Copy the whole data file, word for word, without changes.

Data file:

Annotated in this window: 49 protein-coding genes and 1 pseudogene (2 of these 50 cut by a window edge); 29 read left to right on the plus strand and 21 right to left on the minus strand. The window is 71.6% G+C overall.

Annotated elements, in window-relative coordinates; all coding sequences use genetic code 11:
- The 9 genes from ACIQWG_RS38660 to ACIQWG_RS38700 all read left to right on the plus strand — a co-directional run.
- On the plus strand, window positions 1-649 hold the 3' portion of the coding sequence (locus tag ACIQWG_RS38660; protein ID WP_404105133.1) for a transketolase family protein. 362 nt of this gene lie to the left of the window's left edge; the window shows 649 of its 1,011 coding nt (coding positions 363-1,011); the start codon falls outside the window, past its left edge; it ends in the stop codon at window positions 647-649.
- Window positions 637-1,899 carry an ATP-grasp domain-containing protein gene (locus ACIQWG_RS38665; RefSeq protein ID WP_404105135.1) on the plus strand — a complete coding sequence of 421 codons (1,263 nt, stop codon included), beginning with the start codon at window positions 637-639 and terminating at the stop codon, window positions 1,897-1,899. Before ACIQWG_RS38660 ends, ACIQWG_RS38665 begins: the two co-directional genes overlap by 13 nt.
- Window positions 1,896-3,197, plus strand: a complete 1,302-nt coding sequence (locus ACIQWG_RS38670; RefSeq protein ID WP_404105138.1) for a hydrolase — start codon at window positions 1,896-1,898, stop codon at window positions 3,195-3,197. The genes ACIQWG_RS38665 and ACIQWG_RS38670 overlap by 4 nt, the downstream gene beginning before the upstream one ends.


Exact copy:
Annotated in this window: 49 protein-coding genes and 1 pseudogene (2 of these 50 cut by a window edge); 29 read left to right on the plus strand and 21 right to left on the minus strand. The window is 71.6% G+C overall.

Annotated elements, in window-relative coordinates; all coding sequences use genetic code 11:
- The 9 genes from ACIQWG_RS38660 to ACIQWG_RS38700 all read left to right on the plus strand — a co-directional run.
- On the plus strand, window positions 1-649 hold the 3' portion of the coding sequence (locus tag ACIQWG_RS38660; protein ID WP_404105133.1) for a transketolase family protein. 362 nt of this gene lie to the left of the window's left edge; the window shows 649 of its 1,011 coding nt (coding positions 363-1,011); the start codon falls outside the window, past its left edge; it ends in the stop codon at window positions 647-649.
- Window positions 637-1,899 carry an ATP-grasp domain-containing protein gene (locus ACIQWG_RS38665; RefSeq protein ID WP_404105135.1) on the plus strand — a complete coding sequence of 421 codons (1,263 nt, stop codon included), beginning with the start codon at window positions 637-639 and terminating at the stop codon, window positions 1,897-1,899. Before ACIQWG_RS38660 ends, ACIQWG_RS38665 begins: the two co-directional genes overlap by 13 nt.
- Window positions 1,896-3,197, plus strand: a complete 1,302-nt coding sequence (locus ACIQWG_RS38670; RefSeq protein ID WP_404105138.1) for a hydrolase — start codon at window positions 1,896-1,898, stop codon at window positions 3,195-3,197. The genes ACIQWG_RS38665 and ACIQWG_RS38670 overlap by 4 nt, the downstream gene beginning before the upstream one ends.